Open Systems Interconnection model (OSI).pdf

Physical layer In the seven-layer OSI model of computer networking, the physical layer or layer 1 is the first (lowest) layer. [1] The implementation of this layer is often termed PHY. The physical layer consists of the basic networking hardware transmission technologies of a network. [2] It is a fundamental layer underlying the logical data structures of the higher level functions in a network. Due to the plethora of available hardware technologies with widely varying characteristi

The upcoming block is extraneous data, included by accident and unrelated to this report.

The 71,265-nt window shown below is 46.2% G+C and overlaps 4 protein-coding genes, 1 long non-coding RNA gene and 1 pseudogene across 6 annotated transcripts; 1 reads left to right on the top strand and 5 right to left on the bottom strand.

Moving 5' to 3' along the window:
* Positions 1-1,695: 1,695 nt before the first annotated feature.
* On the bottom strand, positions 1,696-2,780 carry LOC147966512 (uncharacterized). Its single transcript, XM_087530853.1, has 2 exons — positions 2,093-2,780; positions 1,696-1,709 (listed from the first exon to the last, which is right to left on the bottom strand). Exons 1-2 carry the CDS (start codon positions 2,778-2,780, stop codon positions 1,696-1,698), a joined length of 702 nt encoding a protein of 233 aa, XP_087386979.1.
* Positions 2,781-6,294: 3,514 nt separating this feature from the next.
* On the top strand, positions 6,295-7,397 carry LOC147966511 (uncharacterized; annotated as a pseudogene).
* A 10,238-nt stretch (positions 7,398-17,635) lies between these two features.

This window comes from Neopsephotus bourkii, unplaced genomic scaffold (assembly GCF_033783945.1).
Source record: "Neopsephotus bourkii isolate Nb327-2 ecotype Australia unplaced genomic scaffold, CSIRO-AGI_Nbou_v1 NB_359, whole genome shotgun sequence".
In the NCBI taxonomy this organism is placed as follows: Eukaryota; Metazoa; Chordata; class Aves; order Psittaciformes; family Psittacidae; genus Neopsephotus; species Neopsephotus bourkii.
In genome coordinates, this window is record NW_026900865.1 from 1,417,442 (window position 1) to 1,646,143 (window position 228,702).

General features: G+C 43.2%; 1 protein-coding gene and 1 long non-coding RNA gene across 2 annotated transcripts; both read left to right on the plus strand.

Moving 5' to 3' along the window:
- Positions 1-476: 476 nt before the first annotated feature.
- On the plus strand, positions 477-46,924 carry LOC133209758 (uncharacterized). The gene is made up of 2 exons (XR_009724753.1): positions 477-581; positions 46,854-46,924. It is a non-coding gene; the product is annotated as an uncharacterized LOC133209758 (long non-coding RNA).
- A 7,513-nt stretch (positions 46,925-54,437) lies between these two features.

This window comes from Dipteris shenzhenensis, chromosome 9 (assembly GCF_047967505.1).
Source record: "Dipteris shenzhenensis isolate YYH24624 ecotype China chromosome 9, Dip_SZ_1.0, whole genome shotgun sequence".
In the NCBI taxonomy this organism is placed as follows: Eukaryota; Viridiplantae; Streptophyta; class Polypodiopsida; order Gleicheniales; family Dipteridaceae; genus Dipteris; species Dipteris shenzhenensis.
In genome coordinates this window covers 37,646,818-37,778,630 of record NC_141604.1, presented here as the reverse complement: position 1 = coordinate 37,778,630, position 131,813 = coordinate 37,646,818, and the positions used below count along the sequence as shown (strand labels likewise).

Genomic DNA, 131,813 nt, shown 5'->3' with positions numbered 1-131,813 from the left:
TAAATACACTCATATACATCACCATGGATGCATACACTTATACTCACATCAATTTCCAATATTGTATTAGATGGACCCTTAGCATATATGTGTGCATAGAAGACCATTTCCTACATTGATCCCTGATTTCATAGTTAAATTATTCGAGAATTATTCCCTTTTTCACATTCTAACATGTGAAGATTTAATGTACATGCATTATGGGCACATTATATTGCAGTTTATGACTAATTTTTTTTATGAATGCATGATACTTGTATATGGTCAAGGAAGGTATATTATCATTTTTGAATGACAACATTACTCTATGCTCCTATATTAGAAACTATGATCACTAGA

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  Physical layer In the seven-layer  OSI model of  computer networking, the physical layer   or layer 1  is the first (lowest) layer . [1]  The implementation of this layer is often termed PHY . The physical layer consists of the basic networking hardware transmission technologies of a network. [2]  It is a fundamental layer underlying the logical data structures of the higher level functions in a network. Due to the plethora of available hardware technologies with widely varying characteristics, this is perhaps the most complex layer in the OSI architecture. The physical layer defines the means of transmitting raw bits rather than logical data packets over a physical link connecting network nodes. The bit stream may be grouped into code words or symbols and converted to a physical signal that is transmitted over a hardware transmission medium. The physical layer provides an electrical, mechanical, and procedural interface to the transmission medium. The shapes and properties of theelectrical connectors, the frequencies to broadcast on, the modulation scheme to use and similar low- level parameters, are specified here. Within the semantics of the OSI network architecture, the physical layer translates logical communications requests from the data link layer  into hardware-specific operations to effect transmission or reception of electronic signals. Contents [hide]    1 Physical signaling sublayer     2 List of services    3 List of protocols    4 Hardware equipment (network node) examples    5 Relation to TCP/IP model    6 See also    7 References    8 External links  Physical signaling sublayer   In a local area network (LAN) or a metropolitan area network (MAN) using open systems interconnection (OSI) architecture, the  physical signaling sublayer   is the portion of the physical layer that: [3][4]      interfaces with the data link layer 's media access control (MAC) sublayer,    performs character  encoding, transmission, reception and decoding and,    performs galvanic isolation.  List of services    The major functions and services performed by the physical layer are:    Bit-by-bit or  symbol-by-symbol delivery    Providing a standardized interface to physical transmission media, including    Mechanical specification of  electrical connectors and cables, for example maximum cable length    Electrical specification of  transmission line signal level and impedance     Radio interface, including electromagnetic spectrum frequency allocation and specification of  signal strength, analogbandwidth, etc.    Specifications for  IR over  optical fiber  or a wireless IR communication link    Modulation     Line coding     Bit synchronization in synchronous serial communication     Start-stop signalling and flow control in asynchronous serial communication     Circuit switching     Multiplexing     Establishment and termination of  circuit switched connections    Carrier sense and collision detection utilized by some level 2 multiple access protocols     Equalization filtering, training sequences, pulse shaping and other  signal processing of physical signals    Forward error correction [5]  for example bitwise convolutional coding    Bit-interleaving and other  channel coding  The physical layer is also concerned with    Bit rate     Point-to-point, multipoint or  point-to-multipoint line configuration    Physical network topology, for example bus, ring, mesh or  star network     Serial or  parallel communication    Simplex, half duplex or  full duplex transmission mode     Autonegotiation  List of protocol      Telephone network modems- V.92     IRDA physical layer    USB physical layer    EIA RS-232, EIA-422, EIA-423, RS-449, RS-485     Ethernet physical layer  Including 10BASE-T, 10BASE2, 10BASE5, 100BASE- TX, 100BASE-FX, 100BASE-T, 1000BASE-T,1000BASE-SX and other varieties    Varieties of 802.11 Wi-Fi physical layers    DSL     ISDN     T1 and other  T-carrier  links, and E1 and other  E-carrier  links    SONET/SDH     Optical Transport Network (OTN)    GSM Um air interface physical layer    Bluetooth physical layer    ITU Recommendations: see ITU-T     IEEE 1394 interface      TransferJet physical layer    Etherloop      ARINC 818  Avionics Digital Video Bus  physical layer    CAN bus (controller area network) physical layer    Mobile Industry Processor Interface physical layer Hardware equipment (network node) examples      Network adapter      Repeater      Network hub     Modem     Fiber Media Converter   Relation to TCP/IP model   The TCP/IP model, defined in RFC 1122 and RFC 1123, is a high-level networking description used for the Internet and similar networks. It does not define an equivalent layer that deals exclusively with hardware-level specifications and interfaces, as this model does not concern itself directly with physical interfaces. Several RFCs mention a physical layer and data link layer, but that is in context of  IEEE protocols. RFC 1122 and 1123 do not mention any physical layer functionality or physical layer standards. Data link layer In the seven-layer  OSI model of  computer networking, the data link layer   is layer 2 ; in theTCP/IP reference model, it is part of the link layer . The data link layer is the protocol layer that transfers data between adjacent network nodes in a wide area network or between nodes on the same local area network segment. [1]  The data link layer provides the functional and procedural means to transfer  data between network entities and might provide the means to detect and possibly correct errors that may occur in the physical layer .  Examples of data link protocols are Ethernet for local area networks (multi-node), thePoint-to- Point Protocol (PPP), HDLC and  ADCCP for point-to-point (dual-node) connections. The data link layer is concerned with local delivery of  frames between devices on the same LAN. Data-link frames, as these protocol data units are called, do not cross the boundaries of a local network. Inter-network routing and global addressing are higher layer functions, allowing data-link protocols to focus on local delivery, addressing, and media arbitration. In this way, the data link layer is analogous to a neighborhood traffic cop; it endeavors to arbitrate between parties contending for access to a medium, without concern for their ultimate destination. When devices attempt to use a medium simultaneously, frame collisions occur. Data-link protocols specify how devices detect and recover from such collisions, and may provide mechanisms to reduce or prevent them.  Contents [hide]    1 Overview    2 Sublayers of the data link layer   o  2.1 Logical link control sublayer   o  2.2 Media access control sublayer     3 Data link layer services    4 Error detection and correction    5 Protocol examples    6 Software interfaces    7 Relation to TCP/IP model    8 See also    9 References    10 External links  Overview    Delivery of frames by layer 2 devices is effected through the use of unambiguous hardware addresses. A frame's header contains source and destination addresses that indicate which device srcinated the frame and which device is expected to receive and process it. In contrast to the hierarchical and routable addresses of the network layer, layer-2 addresses are flat, meaning that no part of the address can be used to identify the logical or physical group to which the address belongs. The data link thus provides data transfer across the physical link. That transfer can be reliable or unreliable; many data-link protocols do not have acknowledgments of successful frame reception and acceptance, and some data-link protocols might not even have any form of checksum to check for transmission errors. In those cases, higher-level protocols must provide flow control, error checking, and acknowledgments and retransmission. In some networks, such as IEEE 802 local area networks, the data link layer is described in more detail with media access control(MAC) and logical link control (LLC) sublayers; this means that the IEEE 802.2 LLC protocol can be used with all of the IEEE 802 MAC layers, such as Ethernet, token ring, IEEE 802.11, etc., as well as with some non-802 MAC layers such as FDDI. Other data-link-layer protocols, such as HDLC, are specified to include both sublayers, although some other protocols, such as Cisco HDLC, use HDLC's low-level framing as a MAC layer in combination with a different LLC layer. In the ITU-T standard, which provides a way to create a high-speed (up to 1 Gigabit/s) local area network using existing home wiring (power lines, phone lines and coaxial cables), the data link layer is divided into three sub-layers (application protocol convergence, logical link control and medium access control). Within the semantics of the OSI network architecture, the data-link-layer protocols respond to service requests from the network layer and they perform their function by issuing service requests to the physical layer .  Sublayers of the data link layer   The data link layer has two sublayers:  logical link control   (LLC) and  media access control   (MAC). [2]   Logical link control sublayer